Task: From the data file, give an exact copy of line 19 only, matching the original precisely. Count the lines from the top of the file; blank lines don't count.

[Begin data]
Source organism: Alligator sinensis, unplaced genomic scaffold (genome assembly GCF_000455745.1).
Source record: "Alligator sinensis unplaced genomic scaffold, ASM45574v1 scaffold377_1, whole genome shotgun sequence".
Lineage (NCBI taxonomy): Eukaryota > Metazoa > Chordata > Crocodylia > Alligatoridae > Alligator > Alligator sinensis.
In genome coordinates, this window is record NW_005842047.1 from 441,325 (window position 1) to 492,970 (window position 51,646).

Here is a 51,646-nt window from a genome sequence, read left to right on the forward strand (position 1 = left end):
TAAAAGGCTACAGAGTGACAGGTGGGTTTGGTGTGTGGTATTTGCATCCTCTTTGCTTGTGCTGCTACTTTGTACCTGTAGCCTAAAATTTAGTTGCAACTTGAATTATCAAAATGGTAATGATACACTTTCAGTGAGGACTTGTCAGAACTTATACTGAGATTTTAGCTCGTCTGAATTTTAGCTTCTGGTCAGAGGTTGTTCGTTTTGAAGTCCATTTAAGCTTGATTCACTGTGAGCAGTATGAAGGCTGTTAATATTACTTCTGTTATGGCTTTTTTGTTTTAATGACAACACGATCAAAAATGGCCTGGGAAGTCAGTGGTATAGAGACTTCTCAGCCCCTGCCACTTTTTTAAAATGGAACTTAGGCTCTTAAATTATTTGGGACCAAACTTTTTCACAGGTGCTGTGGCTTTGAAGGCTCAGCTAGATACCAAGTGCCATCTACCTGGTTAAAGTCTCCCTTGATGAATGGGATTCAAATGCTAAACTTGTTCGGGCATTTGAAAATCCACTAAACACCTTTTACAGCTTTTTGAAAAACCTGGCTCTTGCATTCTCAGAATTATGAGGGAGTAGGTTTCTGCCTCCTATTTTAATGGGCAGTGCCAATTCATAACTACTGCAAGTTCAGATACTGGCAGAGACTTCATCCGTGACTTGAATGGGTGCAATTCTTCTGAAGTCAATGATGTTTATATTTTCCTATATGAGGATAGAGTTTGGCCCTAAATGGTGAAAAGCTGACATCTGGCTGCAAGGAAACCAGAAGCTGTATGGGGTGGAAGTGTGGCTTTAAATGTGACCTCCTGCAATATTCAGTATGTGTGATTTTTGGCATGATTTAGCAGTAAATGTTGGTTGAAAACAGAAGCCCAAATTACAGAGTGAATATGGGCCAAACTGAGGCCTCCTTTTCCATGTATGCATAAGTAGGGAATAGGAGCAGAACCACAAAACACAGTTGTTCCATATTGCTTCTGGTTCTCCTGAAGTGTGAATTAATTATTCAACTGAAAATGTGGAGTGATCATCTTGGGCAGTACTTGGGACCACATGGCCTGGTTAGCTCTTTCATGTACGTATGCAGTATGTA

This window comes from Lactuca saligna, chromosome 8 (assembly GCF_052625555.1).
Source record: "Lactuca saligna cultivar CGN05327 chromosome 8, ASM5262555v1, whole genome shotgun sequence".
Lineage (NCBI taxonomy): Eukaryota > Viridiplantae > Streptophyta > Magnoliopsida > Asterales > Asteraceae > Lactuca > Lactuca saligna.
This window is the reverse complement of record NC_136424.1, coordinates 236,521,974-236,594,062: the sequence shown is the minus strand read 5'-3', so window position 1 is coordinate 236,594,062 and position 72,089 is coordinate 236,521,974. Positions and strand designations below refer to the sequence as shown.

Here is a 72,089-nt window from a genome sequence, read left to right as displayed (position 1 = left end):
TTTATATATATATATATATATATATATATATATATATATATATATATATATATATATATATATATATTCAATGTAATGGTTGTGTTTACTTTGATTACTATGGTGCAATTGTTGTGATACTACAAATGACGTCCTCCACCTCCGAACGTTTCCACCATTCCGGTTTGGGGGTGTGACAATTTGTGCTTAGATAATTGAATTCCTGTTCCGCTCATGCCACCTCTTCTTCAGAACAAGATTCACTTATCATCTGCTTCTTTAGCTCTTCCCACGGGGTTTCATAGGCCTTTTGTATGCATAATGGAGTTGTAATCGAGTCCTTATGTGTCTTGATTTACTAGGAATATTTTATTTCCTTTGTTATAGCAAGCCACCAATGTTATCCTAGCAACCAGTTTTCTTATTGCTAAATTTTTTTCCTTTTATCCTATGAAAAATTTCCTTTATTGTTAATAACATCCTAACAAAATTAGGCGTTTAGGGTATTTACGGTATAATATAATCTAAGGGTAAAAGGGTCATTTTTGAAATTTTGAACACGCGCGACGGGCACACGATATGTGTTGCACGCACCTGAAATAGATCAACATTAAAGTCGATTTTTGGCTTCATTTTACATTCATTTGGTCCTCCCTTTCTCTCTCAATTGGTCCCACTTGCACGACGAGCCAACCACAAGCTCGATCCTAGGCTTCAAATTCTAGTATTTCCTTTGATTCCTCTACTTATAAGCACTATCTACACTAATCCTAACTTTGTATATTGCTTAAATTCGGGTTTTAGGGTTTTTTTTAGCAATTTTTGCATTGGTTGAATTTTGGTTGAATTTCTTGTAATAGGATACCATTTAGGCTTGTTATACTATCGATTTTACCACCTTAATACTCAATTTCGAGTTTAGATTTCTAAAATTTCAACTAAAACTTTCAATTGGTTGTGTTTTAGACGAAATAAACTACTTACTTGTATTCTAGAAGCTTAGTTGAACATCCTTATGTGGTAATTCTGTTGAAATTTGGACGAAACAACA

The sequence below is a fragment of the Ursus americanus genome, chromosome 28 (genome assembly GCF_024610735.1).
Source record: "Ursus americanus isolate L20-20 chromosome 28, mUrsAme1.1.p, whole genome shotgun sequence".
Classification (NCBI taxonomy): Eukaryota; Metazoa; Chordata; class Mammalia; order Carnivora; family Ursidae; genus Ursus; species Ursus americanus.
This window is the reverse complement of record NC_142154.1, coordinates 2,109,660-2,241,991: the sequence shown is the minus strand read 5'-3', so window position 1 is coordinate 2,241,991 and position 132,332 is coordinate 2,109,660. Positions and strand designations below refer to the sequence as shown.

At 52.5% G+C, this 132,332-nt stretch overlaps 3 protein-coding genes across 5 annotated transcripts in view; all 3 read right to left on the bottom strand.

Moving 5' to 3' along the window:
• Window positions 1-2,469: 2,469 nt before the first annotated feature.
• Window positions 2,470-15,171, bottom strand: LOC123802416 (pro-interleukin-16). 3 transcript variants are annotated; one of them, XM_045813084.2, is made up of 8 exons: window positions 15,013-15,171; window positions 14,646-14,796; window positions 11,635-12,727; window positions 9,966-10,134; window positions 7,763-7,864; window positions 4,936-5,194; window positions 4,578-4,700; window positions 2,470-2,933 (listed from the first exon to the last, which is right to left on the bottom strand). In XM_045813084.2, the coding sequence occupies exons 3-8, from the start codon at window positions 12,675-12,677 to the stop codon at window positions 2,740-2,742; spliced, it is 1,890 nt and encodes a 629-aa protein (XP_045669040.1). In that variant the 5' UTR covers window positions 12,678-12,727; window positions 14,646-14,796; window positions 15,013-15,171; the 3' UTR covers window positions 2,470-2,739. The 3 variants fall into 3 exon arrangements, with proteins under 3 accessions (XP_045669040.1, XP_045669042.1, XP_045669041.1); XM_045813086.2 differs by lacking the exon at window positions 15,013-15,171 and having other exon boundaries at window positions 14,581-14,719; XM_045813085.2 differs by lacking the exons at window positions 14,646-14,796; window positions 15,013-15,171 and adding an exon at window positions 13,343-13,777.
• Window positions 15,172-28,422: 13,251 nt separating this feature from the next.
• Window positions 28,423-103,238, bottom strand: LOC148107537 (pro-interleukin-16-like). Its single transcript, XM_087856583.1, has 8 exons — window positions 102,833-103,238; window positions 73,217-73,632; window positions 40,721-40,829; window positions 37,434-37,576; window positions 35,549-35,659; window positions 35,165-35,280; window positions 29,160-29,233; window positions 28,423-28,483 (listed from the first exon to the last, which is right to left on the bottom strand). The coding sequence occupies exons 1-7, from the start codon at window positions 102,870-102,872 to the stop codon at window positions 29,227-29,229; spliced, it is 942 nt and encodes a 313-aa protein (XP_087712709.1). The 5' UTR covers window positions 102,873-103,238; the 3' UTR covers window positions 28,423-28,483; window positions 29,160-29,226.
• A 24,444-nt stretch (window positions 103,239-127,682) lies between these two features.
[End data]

• Window positions 1-2,469: 2,469 nt before the first annotated feature.